I want to create a world where tying yourself to a single partner would be considered irresponsible because it is potentially deadly. The more often two people come together and exchange DNA through kissing etc, the more likely for them to develop illnesses due to repeated contact with each others DNA. Naturally, the people would be either more social or more introverted. This would be because you either want to limit exposure to other people completely or you wish to have more variety in your life, thus lowering your risks overall. Contact could be limited by increased layers of clothing and more vigorous cleaning regimes, but I'm not sure how the biology would work.

Another risk is that repeated exposure to the DNA of another person could be used as a weapon - say a disgruntled ex repeatedly exposing their partner to their DNA to cause them to develop diseases and die. Also, if two people wanted to have a baby together specifically, how would they do so without risking either person's life if they are initially unsuccessful. Furthermore, if they are successful, how could I plausibly explain some form of resistance between parent and child to prevent children from being passed around or rotated through families to prevent people from becoming sick. After all, babies often drool, spreading their DNA rather effectively all over whatever they come into contact with.

What would be a way to make this repeated exposure dangerous without using too much handwavium and how would resistance to children/parents be explained.

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    $\begingroup$ you are literally covered in foreign DNA, our skin and digestive system are covered in bacteria, mites and other micro organisms, if they can't tolerate foreign DNA then they won't live through childhood. $\endgroup$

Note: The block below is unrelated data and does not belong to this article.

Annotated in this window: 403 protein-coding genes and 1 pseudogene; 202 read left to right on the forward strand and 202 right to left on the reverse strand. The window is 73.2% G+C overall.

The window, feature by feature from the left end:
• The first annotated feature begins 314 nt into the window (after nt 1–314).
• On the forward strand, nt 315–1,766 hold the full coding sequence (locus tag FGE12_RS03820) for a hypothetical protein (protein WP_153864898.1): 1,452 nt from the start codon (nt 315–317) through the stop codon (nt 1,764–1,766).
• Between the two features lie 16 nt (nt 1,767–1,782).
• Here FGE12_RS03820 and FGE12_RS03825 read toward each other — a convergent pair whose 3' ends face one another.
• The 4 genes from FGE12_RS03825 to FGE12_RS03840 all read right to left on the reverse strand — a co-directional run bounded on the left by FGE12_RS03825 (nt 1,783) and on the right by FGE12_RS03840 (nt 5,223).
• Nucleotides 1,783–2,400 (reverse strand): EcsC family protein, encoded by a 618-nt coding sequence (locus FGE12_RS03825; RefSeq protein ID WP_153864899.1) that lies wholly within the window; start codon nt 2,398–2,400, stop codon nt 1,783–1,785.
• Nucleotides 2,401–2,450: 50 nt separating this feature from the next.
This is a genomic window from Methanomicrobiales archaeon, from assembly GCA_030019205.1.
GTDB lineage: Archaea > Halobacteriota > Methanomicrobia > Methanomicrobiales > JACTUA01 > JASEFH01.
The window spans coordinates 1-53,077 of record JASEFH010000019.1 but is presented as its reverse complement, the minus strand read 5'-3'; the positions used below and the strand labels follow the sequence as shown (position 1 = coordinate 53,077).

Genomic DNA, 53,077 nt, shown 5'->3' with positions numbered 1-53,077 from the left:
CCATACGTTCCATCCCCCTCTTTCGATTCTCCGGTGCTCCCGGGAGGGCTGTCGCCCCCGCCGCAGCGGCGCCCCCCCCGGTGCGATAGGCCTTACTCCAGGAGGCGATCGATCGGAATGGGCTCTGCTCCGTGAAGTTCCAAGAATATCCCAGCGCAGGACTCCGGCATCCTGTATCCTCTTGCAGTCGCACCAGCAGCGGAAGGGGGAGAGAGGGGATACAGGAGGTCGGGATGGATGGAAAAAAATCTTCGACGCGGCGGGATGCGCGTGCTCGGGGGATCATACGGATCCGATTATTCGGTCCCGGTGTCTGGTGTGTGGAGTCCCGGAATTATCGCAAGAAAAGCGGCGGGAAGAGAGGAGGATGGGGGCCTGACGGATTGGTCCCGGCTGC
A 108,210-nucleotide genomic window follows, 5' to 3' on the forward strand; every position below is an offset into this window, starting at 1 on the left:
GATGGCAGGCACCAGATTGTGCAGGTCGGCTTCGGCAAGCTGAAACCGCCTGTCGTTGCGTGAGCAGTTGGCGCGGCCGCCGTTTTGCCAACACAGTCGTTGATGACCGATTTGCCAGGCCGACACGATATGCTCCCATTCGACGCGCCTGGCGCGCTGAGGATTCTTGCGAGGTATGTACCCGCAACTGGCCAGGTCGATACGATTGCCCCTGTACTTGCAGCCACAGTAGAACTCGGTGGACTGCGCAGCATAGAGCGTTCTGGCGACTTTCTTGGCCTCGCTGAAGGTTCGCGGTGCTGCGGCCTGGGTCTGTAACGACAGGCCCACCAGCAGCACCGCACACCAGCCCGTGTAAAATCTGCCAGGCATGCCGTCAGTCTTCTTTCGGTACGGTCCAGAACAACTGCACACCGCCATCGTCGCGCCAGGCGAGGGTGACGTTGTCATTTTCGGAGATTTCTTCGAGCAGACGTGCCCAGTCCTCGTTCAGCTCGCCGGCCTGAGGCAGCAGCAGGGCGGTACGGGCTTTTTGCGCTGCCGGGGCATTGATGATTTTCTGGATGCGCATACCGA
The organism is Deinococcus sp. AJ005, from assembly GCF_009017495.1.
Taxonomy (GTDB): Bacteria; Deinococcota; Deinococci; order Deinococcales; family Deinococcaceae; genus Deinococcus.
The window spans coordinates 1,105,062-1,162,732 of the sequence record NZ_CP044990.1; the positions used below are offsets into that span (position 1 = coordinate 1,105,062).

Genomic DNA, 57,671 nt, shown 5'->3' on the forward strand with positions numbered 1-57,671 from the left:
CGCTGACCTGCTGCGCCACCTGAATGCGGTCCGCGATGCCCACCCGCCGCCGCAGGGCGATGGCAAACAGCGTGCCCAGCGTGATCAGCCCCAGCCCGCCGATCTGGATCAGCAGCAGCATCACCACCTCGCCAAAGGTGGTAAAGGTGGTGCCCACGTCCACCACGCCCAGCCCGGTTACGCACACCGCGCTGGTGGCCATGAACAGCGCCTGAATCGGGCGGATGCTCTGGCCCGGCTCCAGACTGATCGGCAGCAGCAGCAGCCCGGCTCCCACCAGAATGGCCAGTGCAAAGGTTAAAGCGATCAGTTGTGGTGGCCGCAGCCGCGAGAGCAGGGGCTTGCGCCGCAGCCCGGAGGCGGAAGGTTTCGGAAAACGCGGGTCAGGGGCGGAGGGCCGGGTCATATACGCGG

– John
    Jul 8, 2017 at 23:15
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    $\begingroup$ @John it's not all foreign DNA, I specified that it's from other people not all other foreign DNA. You can cuddle your cat as much as you like for many years. $\endgroup$ Jul 8, 2017 at 23:16
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    $\begingroup$ That makes even less sense, DNA is DNA, unless your humans DNA is somehow infections it will make no difference the source. $\endgroup$
    – John
    Jul 8, 2017 at 23:21
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    $\begingroup$ @John Evidently I am not a biologist, hence the question on how to make it believable $\endgroup$ Jul 8, 2017 at 23:22
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    $\begingroup$ You can't with DNA but you could with some other human product, Major Histocompatability Complex would fit the bill, it varies from person to person due to genetics but it is the products people interact with.we know humans can detect the MHC of others due to these products. A persons sweat, hair, and sloughed skin contain it so story wise it should play out very similarly. $\endgroup$
    – John
    Jul 8, 2017 at 23:31

3 Answers 3


If this is the case, then everyone's genetic code is going to be extremely unstable, and unrecognizable over time.

Further, at this level of instability, it would not be limited to your species either.

This means that what--you are what you eat?

For a higher organism to survive and thrive with this sort instability is strange indeed.

Here's some info on GMOs, and this phenomenon.

In it they say:

It is clear that higher organisms have developed robust mechanisms to prevent foreign DNA from routinely invading the genome.

Biologically, foreign DNA is the enemy. It's only in the specific case of reproduction, with sperm invading the uterus that it is allowed. Even then, the female body does kill off many of them. And in some cases, the fetus is aborted because the body mistakes it as a parasite or foreign entity.

In other words, humans and most animals have an intricate "security system," that can sometimes even be too vigorous when it comes to reproduction.

Bacteria can have gene transfer, but that's over generations, generally.

But you might want to look at this article on telegony concerning flies: